Carbamazepine can be used to prevent and get a grip on seizures. This medication is famous as an anticonvulsant or anti-epileptic drug. It is also used to relieve certain types of nerve pain (such as trigeminal neuralgia). This medication works by reducing the spread of seizure activity in the brain and restoring the balance that is normal of task.
OTHER USES: This section contains uses with this drug which are not listed in the approved labeling that is professional the drug but that will be recommended by your health care professional. Use this drug for an ailment that is placed in this section only if this has been so prescribed by the medical care professional.
This drug may also be used to treat certain mental/mood conditions (such as manic depression) and other types of nerve pain.
Read the Medication Guide supplied by your pharmacist you get a refill before you start using carbamazepine and each time. If you have any relevant questions, consult your medical professional or pharmacist.
Take this medication by lips with food as directed by your medical professional.
The dosage is predicated on your medical condition and response to treatment. To reduce your risk of adverse effects, your doctor may direct you to start this medication at a dose that is low gradually increase your dose. Follow your physician's instructions carefully.
Avoid eating grapefruit or drinking grapefruit juice while utilizing this medication unless your medical professional or pharmacist states you may safely do so. Grapefruit can increase the chance of side effects with this medicine. Ask your doctor or pharmacist for more details.
Just take this medicine regularly to have the most benefit from it. To help you remember, take it at the same times each day. It is necessary to continue taking this medicine even although you feel well.
Do not stop taking this medication without consulting your physician. Some conditions (particularly seizures) may become worse when this medication is abruptly stopped. Your dosage may need to be gradually decreased.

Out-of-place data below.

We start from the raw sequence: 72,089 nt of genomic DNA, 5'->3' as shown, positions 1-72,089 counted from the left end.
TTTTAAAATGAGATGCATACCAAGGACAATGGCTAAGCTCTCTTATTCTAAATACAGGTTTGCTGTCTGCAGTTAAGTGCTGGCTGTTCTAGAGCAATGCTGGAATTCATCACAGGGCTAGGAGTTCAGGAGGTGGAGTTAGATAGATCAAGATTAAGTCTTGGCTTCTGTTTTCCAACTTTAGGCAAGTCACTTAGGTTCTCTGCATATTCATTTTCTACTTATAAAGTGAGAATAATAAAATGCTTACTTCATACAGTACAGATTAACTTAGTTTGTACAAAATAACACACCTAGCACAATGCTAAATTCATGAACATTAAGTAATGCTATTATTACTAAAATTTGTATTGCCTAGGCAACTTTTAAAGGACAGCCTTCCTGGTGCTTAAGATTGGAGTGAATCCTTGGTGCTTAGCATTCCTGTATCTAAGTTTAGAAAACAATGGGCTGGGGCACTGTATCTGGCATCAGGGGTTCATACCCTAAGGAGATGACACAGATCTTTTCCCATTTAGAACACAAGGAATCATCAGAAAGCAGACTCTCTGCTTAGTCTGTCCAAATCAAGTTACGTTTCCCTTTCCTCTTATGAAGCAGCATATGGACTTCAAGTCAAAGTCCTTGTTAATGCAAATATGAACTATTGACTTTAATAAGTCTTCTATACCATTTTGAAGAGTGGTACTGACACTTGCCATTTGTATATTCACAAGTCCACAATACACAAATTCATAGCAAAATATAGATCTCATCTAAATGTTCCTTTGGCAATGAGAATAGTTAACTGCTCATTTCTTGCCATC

Tell your doctor if the condition does not improve or if it worsens.
See section that is also warning.
Nausea, vomiting, dizziness, drowsiness, constipation, dry mouth, or unsteadiness may occur. If any of these effects persist or aggravate, tell your pharmacist or doctor promptly.
Remember that your doctor has prescribed this medication she has judged that the benefit to you is greater than the risk of side effects because he or. Many people using this medication do not have side that is serious.
Inform your doctor right away if you've got any adverse that is serious, including: mouth sores, bloated lymph nodes, persistent nausea, severe stomach/abdominal discomfort, yellowing eyes/skin, dark urine, change in the amount of urine, persistent or severe hassle, fainting, fast/slow/irregular heartbeat, uncommon eye movements (nystagmus), eyesight modifications (such as blurred vision), pain, swelling associated with the ankles/feet, pain/redness/swelling of the arms or legs, numbness/tingling of the hands/feet, sun sensitiveness, indications of lower levels of salt in the blood (such as for example persistent nausea, extreme drowsiness, mental/mood changes including confusion, seizures).
A small number of people whom take anticonvulsants for just about any condition (such as seizure, bipolar disorder, pain) may experience despair, suicidal thoughts/attempts, or other mental/mood problems. Tell your doctor right away if you or your family/caregiver notice any changes that are unusual/sudden your mood, thoughts, or behavior including signs of depression, suicidal thoughts/attempts, thoughts about harming yourself.